As he apparently knew everything, I hadn’t even asked him my question when he looked in my direction, wagged a menacing finger and blurted, “And you, Christian Bale for ‘The Fighter.’”
I located my next clairvoyant in the supermarket, obviously unhappy with the cereal her cute little daughter had selected. “Don’t be stupid, Jessica. You know we don’t buy that brand.”
Begging her pardon for interrupting whilst she planted a preexisting condition of low self esteem in the poor cherub, I asked, “Have any idea who will win the Oscar for Best Performance by an Actor in a Leading Role?”
Looking at me with utter disdain, she lashed out: “Jesse Eisenberg for ‘Social Network.’ Don’t you know anything? I swear, I’m surrounded by morons.”
To assure the poor character of he who I hoped would guess the next category, I brought the old Bugatti – recently blessed as perfect by my own trustworthy mechanic – to a wrench of suspected repute.
“It just doesn’t sound right,” began my subterfuge. “What’s wrong with it, what will it cost, and while you have it on the lift anyway, can you tell me who will win Best Performance by an Actress in a Leading Role?”
Popping the hood, he went into his own Oscar worthy performance, doubtlessly well rehearsed: “Geez, who worked on this last?” Wiping his hands on a greasy rag, he looked me directly in the eyes and said, “Bad news. You’re gonna need a new thingamajig valve…maybe two. Aw, let’s see, if you pay me cash, $2,895. Add $200 ‘cause I’m guaranteeing you Natalie Portman wins for ‘Black Swan.’”
Of course no survey of the ignoble would be complete without at least one politician. Banking on his egotism to tell the tale on him, I promised an elected official I would relate his secret to success if he would name Best Achievement in Directing.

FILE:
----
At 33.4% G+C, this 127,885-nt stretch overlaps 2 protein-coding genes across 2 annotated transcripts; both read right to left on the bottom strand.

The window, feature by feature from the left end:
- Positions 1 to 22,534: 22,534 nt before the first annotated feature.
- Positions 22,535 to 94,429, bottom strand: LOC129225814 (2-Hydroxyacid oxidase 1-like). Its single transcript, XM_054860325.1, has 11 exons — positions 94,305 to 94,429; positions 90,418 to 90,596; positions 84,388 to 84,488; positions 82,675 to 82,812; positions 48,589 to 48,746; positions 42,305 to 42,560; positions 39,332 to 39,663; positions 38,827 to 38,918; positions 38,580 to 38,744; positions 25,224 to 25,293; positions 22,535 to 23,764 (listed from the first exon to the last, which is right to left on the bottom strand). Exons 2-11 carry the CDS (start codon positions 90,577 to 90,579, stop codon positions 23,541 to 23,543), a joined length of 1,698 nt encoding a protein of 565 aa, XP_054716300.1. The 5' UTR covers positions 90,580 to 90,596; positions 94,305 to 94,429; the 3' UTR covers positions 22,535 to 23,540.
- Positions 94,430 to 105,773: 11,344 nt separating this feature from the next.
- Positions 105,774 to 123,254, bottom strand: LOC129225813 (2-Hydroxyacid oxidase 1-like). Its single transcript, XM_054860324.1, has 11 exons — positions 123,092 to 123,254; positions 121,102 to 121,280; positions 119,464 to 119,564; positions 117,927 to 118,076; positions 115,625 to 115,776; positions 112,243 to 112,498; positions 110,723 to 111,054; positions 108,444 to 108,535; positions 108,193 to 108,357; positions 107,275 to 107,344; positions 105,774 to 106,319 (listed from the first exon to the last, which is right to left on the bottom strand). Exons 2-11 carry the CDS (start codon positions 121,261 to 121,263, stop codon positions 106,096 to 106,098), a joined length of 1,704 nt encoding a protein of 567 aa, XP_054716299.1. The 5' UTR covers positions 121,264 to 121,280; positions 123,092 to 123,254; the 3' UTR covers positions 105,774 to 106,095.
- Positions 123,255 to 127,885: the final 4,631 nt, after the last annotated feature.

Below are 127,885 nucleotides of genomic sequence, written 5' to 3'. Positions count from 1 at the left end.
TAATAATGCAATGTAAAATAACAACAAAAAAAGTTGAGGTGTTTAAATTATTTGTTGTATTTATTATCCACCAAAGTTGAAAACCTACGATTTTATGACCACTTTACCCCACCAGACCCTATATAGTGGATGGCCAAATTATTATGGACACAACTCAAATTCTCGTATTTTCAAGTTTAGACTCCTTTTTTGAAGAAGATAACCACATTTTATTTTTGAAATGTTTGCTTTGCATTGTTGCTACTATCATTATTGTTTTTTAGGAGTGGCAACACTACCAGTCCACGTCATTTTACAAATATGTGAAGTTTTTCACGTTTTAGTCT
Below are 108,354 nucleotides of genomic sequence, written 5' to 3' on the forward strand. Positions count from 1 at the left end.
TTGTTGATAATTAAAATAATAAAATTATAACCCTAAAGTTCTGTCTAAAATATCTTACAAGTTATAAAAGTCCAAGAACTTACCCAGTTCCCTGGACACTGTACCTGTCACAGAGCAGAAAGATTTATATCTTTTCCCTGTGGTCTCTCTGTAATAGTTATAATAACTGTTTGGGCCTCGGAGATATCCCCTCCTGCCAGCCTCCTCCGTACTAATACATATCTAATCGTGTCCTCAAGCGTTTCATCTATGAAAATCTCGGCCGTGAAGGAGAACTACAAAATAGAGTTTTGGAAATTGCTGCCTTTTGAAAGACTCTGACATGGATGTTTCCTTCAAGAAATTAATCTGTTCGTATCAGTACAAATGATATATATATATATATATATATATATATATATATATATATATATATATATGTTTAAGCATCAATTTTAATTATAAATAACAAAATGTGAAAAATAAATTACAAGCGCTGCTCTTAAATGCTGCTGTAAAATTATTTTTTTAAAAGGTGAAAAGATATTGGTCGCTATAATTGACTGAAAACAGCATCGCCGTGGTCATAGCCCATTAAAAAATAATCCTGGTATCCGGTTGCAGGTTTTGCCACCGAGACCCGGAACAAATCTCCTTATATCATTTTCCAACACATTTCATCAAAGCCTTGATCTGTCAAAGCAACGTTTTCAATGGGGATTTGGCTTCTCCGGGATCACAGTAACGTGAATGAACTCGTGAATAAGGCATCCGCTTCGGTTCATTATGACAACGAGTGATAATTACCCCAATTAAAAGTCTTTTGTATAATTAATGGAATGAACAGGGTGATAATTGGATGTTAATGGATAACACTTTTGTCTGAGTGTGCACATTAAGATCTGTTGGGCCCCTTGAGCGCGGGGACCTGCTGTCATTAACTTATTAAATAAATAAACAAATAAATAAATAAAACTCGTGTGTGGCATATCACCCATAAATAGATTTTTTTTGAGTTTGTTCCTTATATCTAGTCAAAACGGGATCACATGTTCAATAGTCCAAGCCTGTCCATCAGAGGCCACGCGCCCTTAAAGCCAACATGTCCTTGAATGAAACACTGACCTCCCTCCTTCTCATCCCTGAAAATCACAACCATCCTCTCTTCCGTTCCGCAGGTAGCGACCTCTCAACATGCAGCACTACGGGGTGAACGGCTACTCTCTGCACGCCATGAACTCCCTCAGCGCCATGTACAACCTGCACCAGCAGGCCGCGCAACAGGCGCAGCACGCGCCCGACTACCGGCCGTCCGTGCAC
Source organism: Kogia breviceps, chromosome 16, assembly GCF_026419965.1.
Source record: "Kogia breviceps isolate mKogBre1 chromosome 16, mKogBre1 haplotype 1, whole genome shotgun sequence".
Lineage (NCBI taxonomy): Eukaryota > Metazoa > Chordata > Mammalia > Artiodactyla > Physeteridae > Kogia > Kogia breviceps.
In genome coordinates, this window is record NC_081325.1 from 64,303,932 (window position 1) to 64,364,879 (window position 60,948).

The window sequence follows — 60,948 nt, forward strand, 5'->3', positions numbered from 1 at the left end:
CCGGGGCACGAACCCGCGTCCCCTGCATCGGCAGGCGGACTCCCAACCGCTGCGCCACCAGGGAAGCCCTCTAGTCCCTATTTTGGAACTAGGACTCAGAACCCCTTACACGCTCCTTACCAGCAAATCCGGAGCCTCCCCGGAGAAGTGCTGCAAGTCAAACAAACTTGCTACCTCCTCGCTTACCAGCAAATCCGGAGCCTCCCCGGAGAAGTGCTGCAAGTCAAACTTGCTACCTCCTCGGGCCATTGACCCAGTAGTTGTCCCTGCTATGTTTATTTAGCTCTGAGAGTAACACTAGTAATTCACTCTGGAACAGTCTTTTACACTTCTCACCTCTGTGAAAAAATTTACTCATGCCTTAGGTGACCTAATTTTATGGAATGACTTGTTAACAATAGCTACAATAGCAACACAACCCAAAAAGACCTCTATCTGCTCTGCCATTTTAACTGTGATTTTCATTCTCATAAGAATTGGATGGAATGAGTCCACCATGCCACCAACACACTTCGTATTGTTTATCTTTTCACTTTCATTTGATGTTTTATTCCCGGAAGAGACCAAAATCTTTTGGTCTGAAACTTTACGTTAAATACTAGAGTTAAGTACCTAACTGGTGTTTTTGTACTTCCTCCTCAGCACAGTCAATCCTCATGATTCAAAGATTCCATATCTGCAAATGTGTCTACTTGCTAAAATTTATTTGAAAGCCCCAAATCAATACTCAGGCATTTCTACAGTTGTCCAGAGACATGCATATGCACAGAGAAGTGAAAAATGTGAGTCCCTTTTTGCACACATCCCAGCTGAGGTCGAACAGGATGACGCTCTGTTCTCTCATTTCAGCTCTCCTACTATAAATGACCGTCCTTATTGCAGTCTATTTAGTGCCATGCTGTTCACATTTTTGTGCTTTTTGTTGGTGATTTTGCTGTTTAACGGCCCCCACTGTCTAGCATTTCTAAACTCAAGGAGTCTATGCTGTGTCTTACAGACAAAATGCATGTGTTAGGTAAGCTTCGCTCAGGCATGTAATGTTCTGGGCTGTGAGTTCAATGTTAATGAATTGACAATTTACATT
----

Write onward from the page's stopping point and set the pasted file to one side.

“My secret,” he proudly informed, “is basic Machiavellian stuff. People are greedy and scared. So I play ‘em against each other, demonize a particular group. Y’know, a scapegoat. This year it’s public employees. All your famous demagogues did that. Oh, and you have my solemn word, David Fincher will win for ‘Social Network.’”
Like many of the guilt-ridden folks who patronize his notoriously anti-union company, I’m embarrassed to admit I sought the counsel of this executive to determine what film will be deemed Best Motion Picture of the Year. “Ha, ha,” he chortled as he walked me into his office. You can’t beat the price I’m charging you for my prediction—nothing. Now, if I were unionized, I’d want some sort of benefits, maybe even a living wage for my labor. ‘Social Network’ will win Best Picture.”
To pick the remaining categories, I sought a commonality among picture prophets that would certify their lack of common sense. Each of the following was selected by someone who not only believed President Obama was a Muslim, but that he wasn’t born in the United States. You can’t get too much more ridiculous than that. The winners include:
- Best Screenplay Written Directly for the Screen- “The King’s Speech”
- Best Screenplay Based on Material Previously Published or Produced- “The Social Network”
- Best Animated Feature Film-“Toy Story 3”
- Best Foreign Language Film – “Biutiful” (Mexico)
- Best Cinematography- “Inception,” Wally Pfister
- Best Editing- “Black Swan”;
- Best Art Direction- “True Grit”
- Best Costume Design- “The King’s Speech”
- Best Makeup- “The Wolfman”
- Best Original Score- “The King’s Speech”
- Best Sound Mixing-“Salt”
- Best Sound Editing- “TRON: Legacy”
- Best Visual Effects- “Inception”
- Best Documentary, Features- “Inside Job”
- Best Documentary, Short Subjects- “Poster Girl”
- Best Short Film, Animated- “Day and Night”
- Best Short Film, Live Action- “The Crush.”
Enjoy the Oscars this Sunday evening.